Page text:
The U. S. Army Corps of Engineers held an Open House at the Truman Visitor Center in Warsaw to assure Benton and Camden County citizens living below Truman Dam of the dam's “structural integrity” and to explain the reasons for downgrading the dam's classification. Jim Sandberg, Operations Project Manager, spoke and answered questions in behalf of the Corps.

The U. S. Army Corps of Engineers held an Open House at the Truman Visitor Center in Warsaw to assure Benton and Camden County citizens living below Truman Dam of the dam’s “structural integrity” and to explain the reasons for downgrading the dam’s classification. Jim Sandberg, Operations Project Manager, spoke and answered questions in behalf of the Corps.

The event on March 13 offered citizens in the downstream area from Truman Reservoir’s huge earthen and concrete dam an opportunity to fully understand both the reason for the change in classification for Truman Dam as well as the true implications for those living on Lake of the Ozarks and beyond. Those in attendance could see the display boards of data about Truman Dam operation and understand both the risk-mitigation plans as well as the disaster recovery plans created by Benton County Emergency Management office.

The latest Dam Safety Action Classification (DSAC) places Truman at a level two. A DSAC 2 classification specifically states:

Dam could fail during normal operations;

Likelihood of failure during an incident or event is too high; or

Potential consequences are high. Additional studies required.

The DSAC 2 classification does not mean the dam is about to burst or has a fatal flaw. In fact, the word “fail,” as Sandberg explained, refers to a rain event so extreme and lasting for so long that in spite of releases, the lake level could still rise and overtop the dam, a condition known as “overtopping.” The word “fail,” Sandberg said, does not refer to the dam completely bursting and releasing the total contents of the lake suddenly.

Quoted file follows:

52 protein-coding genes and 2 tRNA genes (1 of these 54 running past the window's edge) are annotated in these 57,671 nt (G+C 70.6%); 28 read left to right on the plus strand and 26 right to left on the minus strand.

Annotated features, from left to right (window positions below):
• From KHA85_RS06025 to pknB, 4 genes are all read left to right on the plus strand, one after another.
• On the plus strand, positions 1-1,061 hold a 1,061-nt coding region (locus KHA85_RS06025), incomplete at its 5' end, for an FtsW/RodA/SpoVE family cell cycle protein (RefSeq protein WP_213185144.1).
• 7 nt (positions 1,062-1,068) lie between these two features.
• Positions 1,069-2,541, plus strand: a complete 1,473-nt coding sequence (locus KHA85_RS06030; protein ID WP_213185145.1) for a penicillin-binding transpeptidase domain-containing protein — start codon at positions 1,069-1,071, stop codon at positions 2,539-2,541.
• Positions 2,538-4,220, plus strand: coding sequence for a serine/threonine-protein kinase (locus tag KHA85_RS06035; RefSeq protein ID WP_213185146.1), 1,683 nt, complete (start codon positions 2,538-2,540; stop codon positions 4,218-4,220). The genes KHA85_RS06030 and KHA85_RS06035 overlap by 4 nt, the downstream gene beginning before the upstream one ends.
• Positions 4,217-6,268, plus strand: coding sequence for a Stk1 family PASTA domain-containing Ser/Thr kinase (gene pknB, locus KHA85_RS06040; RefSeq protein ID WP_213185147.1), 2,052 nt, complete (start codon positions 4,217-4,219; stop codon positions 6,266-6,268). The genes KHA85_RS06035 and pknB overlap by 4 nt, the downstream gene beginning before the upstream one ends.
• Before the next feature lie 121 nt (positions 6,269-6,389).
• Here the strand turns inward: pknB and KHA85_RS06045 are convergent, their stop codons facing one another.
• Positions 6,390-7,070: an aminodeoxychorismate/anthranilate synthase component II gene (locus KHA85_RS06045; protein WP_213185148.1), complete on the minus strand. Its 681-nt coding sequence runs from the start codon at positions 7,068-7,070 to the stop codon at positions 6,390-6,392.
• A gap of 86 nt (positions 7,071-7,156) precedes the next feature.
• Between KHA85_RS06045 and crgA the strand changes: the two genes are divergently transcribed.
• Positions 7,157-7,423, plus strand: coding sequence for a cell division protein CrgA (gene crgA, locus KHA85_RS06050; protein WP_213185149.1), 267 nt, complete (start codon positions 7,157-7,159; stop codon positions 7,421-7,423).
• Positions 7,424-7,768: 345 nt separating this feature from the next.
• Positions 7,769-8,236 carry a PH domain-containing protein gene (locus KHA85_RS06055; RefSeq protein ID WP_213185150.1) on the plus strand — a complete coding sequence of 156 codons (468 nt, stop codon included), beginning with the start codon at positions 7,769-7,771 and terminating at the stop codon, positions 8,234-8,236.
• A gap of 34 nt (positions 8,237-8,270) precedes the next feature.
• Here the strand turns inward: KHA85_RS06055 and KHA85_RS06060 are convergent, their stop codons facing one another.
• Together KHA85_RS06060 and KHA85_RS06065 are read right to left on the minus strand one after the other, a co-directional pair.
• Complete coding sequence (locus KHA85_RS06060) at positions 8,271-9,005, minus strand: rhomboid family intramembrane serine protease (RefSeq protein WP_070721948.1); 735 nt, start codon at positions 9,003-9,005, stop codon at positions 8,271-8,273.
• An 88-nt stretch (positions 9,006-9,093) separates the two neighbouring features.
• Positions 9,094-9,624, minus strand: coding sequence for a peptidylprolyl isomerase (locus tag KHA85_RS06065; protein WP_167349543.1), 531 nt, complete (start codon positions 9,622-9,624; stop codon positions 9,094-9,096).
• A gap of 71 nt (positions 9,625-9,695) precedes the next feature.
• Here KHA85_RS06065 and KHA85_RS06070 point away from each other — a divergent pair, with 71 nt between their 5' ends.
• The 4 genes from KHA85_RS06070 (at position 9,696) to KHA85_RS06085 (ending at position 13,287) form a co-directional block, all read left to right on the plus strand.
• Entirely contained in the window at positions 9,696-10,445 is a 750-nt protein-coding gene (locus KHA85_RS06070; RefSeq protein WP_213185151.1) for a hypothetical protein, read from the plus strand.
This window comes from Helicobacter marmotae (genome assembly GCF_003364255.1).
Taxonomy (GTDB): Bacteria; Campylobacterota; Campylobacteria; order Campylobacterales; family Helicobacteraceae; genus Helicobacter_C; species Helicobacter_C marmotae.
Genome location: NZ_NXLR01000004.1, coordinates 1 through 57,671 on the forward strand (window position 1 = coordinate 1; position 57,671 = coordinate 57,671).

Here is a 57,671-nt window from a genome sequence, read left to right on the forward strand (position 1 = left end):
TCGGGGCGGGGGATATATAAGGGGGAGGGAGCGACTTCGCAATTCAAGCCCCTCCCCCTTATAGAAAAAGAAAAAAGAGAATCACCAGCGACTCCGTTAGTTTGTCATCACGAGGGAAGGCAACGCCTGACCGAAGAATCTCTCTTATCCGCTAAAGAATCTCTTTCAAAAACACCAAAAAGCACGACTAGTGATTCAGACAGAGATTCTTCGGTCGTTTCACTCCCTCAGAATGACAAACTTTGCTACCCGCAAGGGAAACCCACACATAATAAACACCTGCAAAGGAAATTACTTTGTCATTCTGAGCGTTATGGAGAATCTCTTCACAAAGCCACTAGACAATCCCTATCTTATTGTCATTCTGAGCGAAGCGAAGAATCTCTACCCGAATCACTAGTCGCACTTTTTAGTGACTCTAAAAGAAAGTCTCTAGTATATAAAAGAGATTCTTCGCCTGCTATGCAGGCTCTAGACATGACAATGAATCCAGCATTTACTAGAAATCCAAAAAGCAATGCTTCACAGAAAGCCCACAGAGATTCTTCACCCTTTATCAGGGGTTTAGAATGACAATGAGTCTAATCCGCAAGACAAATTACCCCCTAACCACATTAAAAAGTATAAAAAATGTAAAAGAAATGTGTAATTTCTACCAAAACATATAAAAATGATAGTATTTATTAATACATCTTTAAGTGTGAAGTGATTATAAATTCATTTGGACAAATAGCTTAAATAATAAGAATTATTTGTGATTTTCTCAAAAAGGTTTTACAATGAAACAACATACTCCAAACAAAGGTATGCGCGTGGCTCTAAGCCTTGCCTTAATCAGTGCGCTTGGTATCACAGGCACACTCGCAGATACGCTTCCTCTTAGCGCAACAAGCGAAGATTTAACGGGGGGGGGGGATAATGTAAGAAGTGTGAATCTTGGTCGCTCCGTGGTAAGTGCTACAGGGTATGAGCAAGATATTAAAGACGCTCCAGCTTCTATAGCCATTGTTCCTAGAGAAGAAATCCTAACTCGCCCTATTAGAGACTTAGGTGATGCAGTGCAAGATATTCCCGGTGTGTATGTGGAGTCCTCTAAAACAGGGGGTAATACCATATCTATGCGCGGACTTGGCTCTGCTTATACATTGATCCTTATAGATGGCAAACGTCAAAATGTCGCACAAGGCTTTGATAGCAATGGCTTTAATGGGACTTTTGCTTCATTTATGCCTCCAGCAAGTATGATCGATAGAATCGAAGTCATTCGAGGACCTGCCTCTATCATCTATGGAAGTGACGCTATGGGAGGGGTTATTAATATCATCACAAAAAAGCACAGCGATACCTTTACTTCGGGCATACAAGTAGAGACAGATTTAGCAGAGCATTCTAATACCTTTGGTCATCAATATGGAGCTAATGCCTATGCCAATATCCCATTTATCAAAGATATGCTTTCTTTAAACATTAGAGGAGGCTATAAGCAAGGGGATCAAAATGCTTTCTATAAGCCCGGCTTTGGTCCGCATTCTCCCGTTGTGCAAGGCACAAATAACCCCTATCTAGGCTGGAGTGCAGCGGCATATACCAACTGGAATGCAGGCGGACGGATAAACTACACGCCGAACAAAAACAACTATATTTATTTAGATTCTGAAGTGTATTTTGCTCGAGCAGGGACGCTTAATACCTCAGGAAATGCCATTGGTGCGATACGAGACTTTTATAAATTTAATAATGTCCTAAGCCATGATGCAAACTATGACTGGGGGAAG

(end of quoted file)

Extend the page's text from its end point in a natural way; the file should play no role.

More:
During the question and answer period at the Open House, one citizen even asked about a terrorist attack to the dam. Sandberg quickly allayed fears about any sort of terrorist attack by explaining that a bomb blast would have to be so massive in order to affect a dam of Truman’s dimensions as to be impossible to deliver. Furthermore, transmitted up, the energy of a bomb blast would have little effect on such a structure. However, the Corp also maintains a current threat assessment and defense plan for terrorism threats.

The second element causing the DSAC 2 classification is “potential consequences are high.” Truman is unique in that it stands above a population of 90,000 with properties valued at $11 billion, making the potential for loss of life and property downstream greater than those other dams. That, according to Sandberg, is the primary reason for the DSAC 2 rating. The flood-control dams upstream with similar designs and ages are rated higher than 2 because there are fewer people and houses in the inundation area below each of those dams. Those dams are also capable of holding back water that would otherwise flow into Truman Reservoir.